Solving The Homeless Problem

Larry Price
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Wednesday - May 10, 2006
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It’s encouraging to witness the governor’s people stepping in and doing something positive about taking care of our homeless population.

Having said that, let me say that the City & County of Honolulu will probably never solve its homeless situation, for a number of reasons. To begin with, the administrators don’t think it’s their problem, so their solution will always be harsh in nature.

Until now, the City & County of Honolulu’s main remedy for dealing with homelessness has been some kind of urban renewal project. I can’t remember all of the projects, but my earliest recollection was on Paokalani Street in Waikiki. They tore down all the slum housing in the area and forced all of those who could-n’t afford a higher rent to go elsewhere.


Years later the city government did the same thing in Kakaako around Kewalo Theater. The residents who were displaced by the urban renewal projects never returned. The same thing happened when they built Kuhio Park Terrace and Kukui Gardens. In the case of Kukui Gardens, the government has come full circle. It created a low-income housing project, sold it on the open market and now plans to condemn the property and buy into a partnership to force the owners to keep affordable housing units.

Do you remember the condition Aala Park was in before it was renovated? The Chinatown urban renewal put up entrance signs and did all the painting, park bench repair and restroom restoration. Ten years later, Aala Park is well on its way to returning to its former self. It is still a favorite hangout for the homeless and residents looking to score a free meal or a chemical lift.

They got rid of the street performers by moving them to a street off Kalakaua and out of sight of the big spenders in Waikiki. Too bad for the plan, it was ruled unconstitutional more than once.

It kind of makes you wonder if someone will say the recent treatment of the homeless will in some way be unconstitutional. If you can’t force a mentally ill homeless person off the streets and into a hospital, how can you legally force them to live in a warehouse if they choose not to? I guess we’ll have to hope for the best that everyone will cooperate for a change.

No one would be more surprised than I if the mayor of Honolulu allows Ala Moana’s homeless population to return to their former haunts. It would be politically unwise to do that - after all, the renovations are paid for by taxpayers for use by taxpayers.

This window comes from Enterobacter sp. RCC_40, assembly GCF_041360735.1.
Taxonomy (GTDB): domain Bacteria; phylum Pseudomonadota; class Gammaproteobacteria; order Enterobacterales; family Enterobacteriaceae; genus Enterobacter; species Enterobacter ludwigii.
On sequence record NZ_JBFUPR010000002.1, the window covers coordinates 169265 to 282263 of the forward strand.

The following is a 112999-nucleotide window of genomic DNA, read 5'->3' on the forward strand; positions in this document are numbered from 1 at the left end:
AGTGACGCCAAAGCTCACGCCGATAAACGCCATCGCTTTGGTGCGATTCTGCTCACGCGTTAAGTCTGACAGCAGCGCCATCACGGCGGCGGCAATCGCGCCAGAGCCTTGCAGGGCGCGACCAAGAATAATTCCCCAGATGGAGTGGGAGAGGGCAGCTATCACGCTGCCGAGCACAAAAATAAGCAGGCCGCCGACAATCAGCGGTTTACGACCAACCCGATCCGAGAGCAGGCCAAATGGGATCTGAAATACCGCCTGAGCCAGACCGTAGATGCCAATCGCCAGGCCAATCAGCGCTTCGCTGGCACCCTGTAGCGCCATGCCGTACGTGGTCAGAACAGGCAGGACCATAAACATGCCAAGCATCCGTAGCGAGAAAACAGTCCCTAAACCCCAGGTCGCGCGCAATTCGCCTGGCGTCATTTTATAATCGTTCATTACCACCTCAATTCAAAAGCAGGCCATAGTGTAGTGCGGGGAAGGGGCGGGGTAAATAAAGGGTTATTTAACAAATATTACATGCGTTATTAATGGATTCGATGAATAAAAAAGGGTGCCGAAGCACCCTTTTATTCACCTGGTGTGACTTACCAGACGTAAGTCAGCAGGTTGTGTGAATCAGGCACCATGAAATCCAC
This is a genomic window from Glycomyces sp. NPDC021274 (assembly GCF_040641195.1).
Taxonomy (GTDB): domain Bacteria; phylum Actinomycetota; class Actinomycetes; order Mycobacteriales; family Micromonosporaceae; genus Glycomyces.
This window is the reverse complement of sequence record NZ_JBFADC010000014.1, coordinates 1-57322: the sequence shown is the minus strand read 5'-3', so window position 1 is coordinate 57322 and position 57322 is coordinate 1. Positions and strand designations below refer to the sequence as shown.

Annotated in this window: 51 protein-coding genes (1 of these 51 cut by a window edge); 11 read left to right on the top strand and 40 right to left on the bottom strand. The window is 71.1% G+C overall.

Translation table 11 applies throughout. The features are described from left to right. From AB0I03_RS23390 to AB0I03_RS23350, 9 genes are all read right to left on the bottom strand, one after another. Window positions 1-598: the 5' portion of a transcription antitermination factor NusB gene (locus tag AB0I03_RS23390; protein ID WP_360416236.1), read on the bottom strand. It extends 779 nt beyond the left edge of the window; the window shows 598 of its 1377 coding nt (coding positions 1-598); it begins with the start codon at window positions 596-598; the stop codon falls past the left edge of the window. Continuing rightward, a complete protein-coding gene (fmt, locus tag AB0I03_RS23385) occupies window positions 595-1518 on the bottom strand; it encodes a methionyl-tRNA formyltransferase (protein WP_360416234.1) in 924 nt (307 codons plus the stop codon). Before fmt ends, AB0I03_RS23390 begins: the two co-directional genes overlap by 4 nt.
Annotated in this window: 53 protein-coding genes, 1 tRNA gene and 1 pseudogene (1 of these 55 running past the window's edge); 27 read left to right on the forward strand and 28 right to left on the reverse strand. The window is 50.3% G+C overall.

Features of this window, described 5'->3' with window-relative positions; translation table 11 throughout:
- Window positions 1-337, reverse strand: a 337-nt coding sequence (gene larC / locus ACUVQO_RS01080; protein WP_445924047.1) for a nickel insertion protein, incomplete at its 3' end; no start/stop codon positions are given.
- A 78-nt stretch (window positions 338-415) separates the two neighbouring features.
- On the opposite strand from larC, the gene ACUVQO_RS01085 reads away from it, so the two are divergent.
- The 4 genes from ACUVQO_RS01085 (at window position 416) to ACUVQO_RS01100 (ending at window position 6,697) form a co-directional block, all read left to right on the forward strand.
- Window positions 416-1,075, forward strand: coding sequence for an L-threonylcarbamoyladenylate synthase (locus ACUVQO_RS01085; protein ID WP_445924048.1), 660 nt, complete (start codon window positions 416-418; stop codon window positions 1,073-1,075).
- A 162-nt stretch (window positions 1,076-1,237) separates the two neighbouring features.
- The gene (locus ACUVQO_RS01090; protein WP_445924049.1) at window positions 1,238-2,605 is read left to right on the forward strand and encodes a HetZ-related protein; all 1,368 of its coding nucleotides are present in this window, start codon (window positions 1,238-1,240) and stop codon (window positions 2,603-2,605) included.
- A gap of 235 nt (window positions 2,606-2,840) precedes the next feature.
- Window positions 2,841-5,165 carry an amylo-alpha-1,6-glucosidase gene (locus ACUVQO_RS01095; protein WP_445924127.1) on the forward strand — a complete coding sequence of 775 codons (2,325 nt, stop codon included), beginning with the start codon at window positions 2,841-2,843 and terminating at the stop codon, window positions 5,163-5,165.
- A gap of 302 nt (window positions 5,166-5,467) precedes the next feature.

To everyone’s surprise, the governor’s people chose the location to house the homeless at Pier 1: a warehouse adjacent to the John A. Burns School of Medicine. The shelter will be just short of low-income housing, beds at the Institute of Human Services and a dormitory at Frear Hall at the University of Hawaii-Manoa.

The plan is well thought out. Everyone will have to be tagged with an ID card, have their own storage lockers and assigned sleeping areas. It will have on-site showers and restrooms, and even air conditioning. For many of the homeless, this will be the as close to assisted living as they have experienced in quite a while.

Since they are so close to the UH medical school, maybe they can also benefit from the expertise operating at the school. This is opposite of the urban renewal plan that put the Hawaii Convention Center right across from a vacant shack and a raw nightclub, Rock-Za, and one of the last remaining rundown low-income housing locations in Honolulu. They did manage to get rid of the old wooden barracks that housed the Veterans of Foreign Wars. Unlike the homeless, there aren’t many of them around to complain.


It would be nice and maybe strategic to steal an idea from hospitals and care homes: Separate the homeless residents of the Pier 1 shelter by special classifications. Have different corners for hobos, alcoholics, drug dealers, general addicts, the mentally ill, non-residents trying to find their way back to the mainland or Pacific Islands, those abandoned by their relatives or children, and a special spot for those families who lost their homes because of an inability to pay Honolulu’s high rent.

Of course, they won’t do this because it is unethical, unconstitutional or both. One thing is for sure, the next 12 months are going to provide the best opportunity for government to handle one of its biggest problems.

These are real human beings, and you just can’t dump them in the Ala Wai Canal and hope they go away.

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